User:Mr. Ibrahem/Pubic lice

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Mr. Ibrahem/Pubic lice
Crystal structure of ZS-9. Blue spheres  =  oxygen atoms, red spheres  =  zirconium atoms, green spheres  =  silicon atoms.
Names
Trade namesLokelma
  • Silicic acid, sodium zirconium(4+) salt (3:2:1), hydrate
Clinical data
WHO AWaReUnlinkedWikibase error: ⧼unlinkedwikibase-error-statements-entity-not-set⧽
Routes of
use
By mouth
Defined daily dose7.5 gram[1]
External links
AHFS/Drugs.comMonograph
Legal
Legal status
  • US: Rx-only
Pharmacokinetics
BioavailabilityNot absorbed
ExcretionStool
Chemical and physical data
Formula(2Na·H2O·3H4SiO4·H4ZrO6)n

Pubic lice, also known as crabs or pediculosis pubis, is an infestation by the pubic louse.[2][3] It most commonly occurs on pubic hair, though other large diameter hair such as armpit, beard, eyebrow, or eyelash may be involved.[4][5] The main symptom is itching in the groin area.[6] There may be grey-blue discolouration at the feeding site, blood stains, and crusts and eggs (nits) and live lice may be seen.[2][4] Complications may include a secondary bacterial infection as a result of scratching.[7]

References

  1. Cite error: Invalid <ref> tag; no text was provided for refs named WHO2020DDD
  2. 2.0 2.1 Salavastru, C. M.; Chosidow, O.; Janier, M.; Tiplica, G. S. (2017). "European guideline for the management of pediculosis pubis". Journal of the European Academy of Dermatology and Venereology. 31 (9): 1425–1428. doi:10.1111/jdv.14420. ISSN 1468-3083.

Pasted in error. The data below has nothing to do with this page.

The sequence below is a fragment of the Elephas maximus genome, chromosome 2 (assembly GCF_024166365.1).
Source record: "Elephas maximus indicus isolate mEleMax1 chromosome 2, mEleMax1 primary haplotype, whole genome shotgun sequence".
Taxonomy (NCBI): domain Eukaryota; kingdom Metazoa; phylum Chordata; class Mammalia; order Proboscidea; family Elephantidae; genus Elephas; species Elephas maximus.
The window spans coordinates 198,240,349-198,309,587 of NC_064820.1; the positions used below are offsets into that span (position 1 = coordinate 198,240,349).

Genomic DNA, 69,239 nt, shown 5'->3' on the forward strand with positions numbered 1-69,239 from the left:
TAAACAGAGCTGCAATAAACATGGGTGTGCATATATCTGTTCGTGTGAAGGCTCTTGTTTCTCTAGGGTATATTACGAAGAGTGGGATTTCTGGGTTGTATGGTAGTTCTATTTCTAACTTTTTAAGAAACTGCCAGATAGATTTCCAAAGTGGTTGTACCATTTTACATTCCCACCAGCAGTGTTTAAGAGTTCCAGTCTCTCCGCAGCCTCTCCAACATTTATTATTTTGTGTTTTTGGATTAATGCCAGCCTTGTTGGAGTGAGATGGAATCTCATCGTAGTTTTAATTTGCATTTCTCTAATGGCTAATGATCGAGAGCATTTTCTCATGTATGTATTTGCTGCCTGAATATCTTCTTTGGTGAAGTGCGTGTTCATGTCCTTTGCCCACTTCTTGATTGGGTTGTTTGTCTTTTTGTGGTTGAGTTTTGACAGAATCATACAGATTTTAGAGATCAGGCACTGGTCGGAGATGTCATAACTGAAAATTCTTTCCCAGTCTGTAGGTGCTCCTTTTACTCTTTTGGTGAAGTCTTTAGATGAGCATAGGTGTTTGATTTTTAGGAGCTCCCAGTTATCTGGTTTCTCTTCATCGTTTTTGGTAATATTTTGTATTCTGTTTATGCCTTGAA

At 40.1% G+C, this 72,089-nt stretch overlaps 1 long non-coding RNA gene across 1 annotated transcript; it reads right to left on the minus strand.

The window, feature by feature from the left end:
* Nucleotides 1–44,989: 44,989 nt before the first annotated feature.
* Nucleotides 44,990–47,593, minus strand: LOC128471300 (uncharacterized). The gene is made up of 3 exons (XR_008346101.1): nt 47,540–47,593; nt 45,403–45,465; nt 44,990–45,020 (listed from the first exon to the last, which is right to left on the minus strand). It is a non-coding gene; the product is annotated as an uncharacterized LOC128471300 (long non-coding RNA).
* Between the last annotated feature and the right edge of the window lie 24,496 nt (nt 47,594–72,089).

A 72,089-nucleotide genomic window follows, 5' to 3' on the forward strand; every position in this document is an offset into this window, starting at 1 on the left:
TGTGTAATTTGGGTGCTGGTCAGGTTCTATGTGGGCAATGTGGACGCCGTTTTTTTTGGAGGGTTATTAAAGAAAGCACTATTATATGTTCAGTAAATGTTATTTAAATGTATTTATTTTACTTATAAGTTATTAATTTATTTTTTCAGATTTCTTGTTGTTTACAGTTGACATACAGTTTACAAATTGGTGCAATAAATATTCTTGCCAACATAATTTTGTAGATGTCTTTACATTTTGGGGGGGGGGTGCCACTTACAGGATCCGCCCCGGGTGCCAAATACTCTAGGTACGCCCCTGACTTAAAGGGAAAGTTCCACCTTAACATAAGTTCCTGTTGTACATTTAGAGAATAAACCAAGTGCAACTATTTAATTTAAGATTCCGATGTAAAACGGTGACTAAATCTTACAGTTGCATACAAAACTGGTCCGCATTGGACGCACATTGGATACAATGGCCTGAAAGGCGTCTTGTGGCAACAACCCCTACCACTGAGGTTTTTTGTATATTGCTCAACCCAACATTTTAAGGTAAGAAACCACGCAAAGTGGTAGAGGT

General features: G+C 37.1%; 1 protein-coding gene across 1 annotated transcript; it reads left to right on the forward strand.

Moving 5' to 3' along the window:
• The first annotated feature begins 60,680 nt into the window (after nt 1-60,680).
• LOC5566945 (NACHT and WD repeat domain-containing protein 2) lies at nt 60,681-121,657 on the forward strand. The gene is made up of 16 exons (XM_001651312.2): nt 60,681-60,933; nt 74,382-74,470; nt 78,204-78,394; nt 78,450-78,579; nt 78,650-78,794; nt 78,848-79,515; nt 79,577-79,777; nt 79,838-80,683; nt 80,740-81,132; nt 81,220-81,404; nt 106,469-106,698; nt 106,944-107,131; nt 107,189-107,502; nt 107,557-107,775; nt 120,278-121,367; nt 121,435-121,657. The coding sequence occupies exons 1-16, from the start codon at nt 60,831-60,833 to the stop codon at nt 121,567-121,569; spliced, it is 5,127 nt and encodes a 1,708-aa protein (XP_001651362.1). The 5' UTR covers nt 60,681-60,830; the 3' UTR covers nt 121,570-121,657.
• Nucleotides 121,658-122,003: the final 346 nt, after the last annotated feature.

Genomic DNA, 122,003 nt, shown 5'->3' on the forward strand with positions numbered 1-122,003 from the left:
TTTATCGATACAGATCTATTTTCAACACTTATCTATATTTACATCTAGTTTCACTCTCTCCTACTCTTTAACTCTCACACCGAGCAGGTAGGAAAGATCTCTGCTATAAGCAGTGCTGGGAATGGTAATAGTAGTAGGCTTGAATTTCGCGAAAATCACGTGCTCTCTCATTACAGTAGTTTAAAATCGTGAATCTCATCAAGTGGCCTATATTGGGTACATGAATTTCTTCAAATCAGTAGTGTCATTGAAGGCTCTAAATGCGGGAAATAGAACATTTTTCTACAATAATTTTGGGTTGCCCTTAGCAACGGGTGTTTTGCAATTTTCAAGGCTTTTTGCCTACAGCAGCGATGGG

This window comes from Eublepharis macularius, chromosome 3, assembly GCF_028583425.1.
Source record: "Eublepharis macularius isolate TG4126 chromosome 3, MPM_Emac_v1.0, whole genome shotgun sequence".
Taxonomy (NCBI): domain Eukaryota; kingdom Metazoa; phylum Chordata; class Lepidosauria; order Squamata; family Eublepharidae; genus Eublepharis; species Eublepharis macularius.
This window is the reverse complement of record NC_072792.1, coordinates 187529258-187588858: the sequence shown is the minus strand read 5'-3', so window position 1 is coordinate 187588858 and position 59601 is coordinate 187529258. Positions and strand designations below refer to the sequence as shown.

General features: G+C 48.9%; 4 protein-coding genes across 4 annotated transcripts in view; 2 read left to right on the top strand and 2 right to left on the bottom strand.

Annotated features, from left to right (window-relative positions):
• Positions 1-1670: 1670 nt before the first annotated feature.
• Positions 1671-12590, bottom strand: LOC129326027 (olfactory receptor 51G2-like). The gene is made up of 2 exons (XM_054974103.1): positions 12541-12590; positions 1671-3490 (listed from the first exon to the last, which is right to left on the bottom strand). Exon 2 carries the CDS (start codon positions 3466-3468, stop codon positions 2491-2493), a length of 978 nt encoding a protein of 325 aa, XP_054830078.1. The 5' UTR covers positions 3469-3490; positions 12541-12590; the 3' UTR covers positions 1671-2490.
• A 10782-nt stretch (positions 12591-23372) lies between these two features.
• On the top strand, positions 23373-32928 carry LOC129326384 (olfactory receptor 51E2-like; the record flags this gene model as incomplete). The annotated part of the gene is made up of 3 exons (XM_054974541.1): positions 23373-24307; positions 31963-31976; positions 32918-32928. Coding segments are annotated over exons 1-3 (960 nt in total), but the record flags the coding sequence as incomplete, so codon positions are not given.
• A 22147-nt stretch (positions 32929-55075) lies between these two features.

3. Cite error: Invalid <ref> tag; no text was provided for refs named CDC2020Ab
  4. 4.0 4.1 "Part II. Managing infectious diseases: Pediculosis". Lippincott's Guide to Infectious Diseases. Lippincott Williams & Wilkins. 2011. p. 236. ISBN 978-1-60547-975-0.
  5. Cite error: Invalid <ref> tag; no text was provided for refs named Will2012
  6. "Centers for Disease Control and Prevention (CDC) - Lice - Pubic: Disease". www.cdc.gov. 12 September 2019. Retrieved 18 November 2020.
  7. "Centers for Disease Control and Prevention (CDC) - Lice - Pubic: Epidemiology & Risk Factors". www.cdc.gov. 12 September 2019. Retrieved 18 November 2020.

External links

Classification
External resources